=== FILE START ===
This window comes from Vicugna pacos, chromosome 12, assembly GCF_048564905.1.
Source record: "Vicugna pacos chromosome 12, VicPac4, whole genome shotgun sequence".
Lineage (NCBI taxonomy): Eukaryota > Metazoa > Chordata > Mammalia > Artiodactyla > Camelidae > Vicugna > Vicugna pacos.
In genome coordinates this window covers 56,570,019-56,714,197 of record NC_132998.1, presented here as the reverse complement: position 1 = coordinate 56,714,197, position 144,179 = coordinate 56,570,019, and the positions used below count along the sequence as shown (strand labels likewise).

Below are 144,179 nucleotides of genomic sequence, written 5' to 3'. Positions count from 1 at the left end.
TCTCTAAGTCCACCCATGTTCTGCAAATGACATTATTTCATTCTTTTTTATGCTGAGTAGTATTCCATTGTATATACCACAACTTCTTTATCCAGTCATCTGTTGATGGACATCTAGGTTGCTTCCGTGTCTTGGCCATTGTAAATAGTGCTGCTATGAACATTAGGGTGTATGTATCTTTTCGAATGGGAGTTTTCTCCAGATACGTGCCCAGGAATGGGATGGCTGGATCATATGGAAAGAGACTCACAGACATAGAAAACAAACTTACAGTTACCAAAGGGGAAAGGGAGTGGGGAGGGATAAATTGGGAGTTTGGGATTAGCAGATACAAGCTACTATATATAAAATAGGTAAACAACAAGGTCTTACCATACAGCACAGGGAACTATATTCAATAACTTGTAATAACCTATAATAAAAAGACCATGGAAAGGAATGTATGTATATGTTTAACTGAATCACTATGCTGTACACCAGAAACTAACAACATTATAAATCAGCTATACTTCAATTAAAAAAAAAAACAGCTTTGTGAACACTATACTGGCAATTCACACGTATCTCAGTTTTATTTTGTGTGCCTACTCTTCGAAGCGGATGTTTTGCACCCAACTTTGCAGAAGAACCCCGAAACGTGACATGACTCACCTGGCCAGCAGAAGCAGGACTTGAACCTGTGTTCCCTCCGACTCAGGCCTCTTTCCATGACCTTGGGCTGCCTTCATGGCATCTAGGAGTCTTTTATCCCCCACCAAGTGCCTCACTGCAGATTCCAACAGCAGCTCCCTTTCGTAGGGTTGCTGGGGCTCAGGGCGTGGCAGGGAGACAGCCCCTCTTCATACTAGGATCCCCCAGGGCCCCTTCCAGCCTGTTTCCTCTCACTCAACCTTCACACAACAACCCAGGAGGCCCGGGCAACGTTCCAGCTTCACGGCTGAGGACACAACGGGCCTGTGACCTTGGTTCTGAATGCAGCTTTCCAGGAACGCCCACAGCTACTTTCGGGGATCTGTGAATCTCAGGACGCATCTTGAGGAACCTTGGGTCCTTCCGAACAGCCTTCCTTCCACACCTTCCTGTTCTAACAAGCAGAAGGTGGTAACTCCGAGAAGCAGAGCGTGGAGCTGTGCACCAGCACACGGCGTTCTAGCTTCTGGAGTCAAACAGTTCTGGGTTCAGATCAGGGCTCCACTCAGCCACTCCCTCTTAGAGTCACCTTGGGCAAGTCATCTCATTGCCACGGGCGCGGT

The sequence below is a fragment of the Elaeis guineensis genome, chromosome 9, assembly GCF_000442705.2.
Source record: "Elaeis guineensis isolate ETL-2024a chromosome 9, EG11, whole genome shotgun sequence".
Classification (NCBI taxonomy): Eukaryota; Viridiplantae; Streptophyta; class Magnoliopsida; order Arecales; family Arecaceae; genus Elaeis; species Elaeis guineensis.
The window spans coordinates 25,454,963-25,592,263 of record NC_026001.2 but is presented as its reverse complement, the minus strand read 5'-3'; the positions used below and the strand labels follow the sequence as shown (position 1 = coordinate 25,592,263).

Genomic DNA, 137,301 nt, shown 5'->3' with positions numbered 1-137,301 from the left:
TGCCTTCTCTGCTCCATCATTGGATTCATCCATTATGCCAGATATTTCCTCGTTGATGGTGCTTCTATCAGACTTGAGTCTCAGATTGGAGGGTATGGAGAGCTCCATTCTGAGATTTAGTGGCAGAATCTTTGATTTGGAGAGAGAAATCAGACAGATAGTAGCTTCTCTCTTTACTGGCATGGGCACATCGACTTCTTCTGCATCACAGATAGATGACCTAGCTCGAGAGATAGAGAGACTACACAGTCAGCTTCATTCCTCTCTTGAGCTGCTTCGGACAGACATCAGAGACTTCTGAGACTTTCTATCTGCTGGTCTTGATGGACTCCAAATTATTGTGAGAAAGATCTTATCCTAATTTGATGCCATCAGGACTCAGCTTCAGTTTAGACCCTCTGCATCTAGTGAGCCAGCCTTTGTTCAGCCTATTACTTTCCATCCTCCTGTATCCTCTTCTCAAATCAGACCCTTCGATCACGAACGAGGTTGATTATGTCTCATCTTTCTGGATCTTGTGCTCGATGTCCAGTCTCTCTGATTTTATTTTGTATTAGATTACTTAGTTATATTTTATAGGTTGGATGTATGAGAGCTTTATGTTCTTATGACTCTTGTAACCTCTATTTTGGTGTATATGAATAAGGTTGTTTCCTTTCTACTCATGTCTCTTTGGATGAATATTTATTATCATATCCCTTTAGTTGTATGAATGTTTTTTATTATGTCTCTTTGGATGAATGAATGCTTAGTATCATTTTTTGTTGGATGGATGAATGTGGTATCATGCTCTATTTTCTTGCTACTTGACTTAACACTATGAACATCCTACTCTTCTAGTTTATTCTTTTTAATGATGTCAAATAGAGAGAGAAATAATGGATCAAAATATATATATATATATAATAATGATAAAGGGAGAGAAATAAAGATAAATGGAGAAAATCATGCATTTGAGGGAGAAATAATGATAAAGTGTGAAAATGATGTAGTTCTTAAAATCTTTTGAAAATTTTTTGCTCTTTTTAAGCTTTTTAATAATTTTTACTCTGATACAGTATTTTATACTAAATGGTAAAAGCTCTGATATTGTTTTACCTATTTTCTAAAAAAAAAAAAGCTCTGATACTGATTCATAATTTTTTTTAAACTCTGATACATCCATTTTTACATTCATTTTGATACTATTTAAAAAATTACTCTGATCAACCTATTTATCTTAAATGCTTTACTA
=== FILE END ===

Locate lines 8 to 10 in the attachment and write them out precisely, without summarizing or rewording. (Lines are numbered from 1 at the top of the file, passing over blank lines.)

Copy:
Source record: "Elaeis guineensis isolate ETL-2024a chromosome 9, EG11, whole genome shotgun sequence".
Classification (NCBI taxonomy): Eukaryota; Viridiplantae; Streptophyta; class Magnoliopsida; order Arecales; family Arecaceae; genus Elaeis; species Elaeis guineensis.
The window spans coordinates 25,454,963-25,592,263 of record NC_026001.2 but is presented as its reverse complement, the minus strand read 5'-3'; the positions used below and the strand labels follow the sequence as shown (position 1 = coordinate 25,592,263).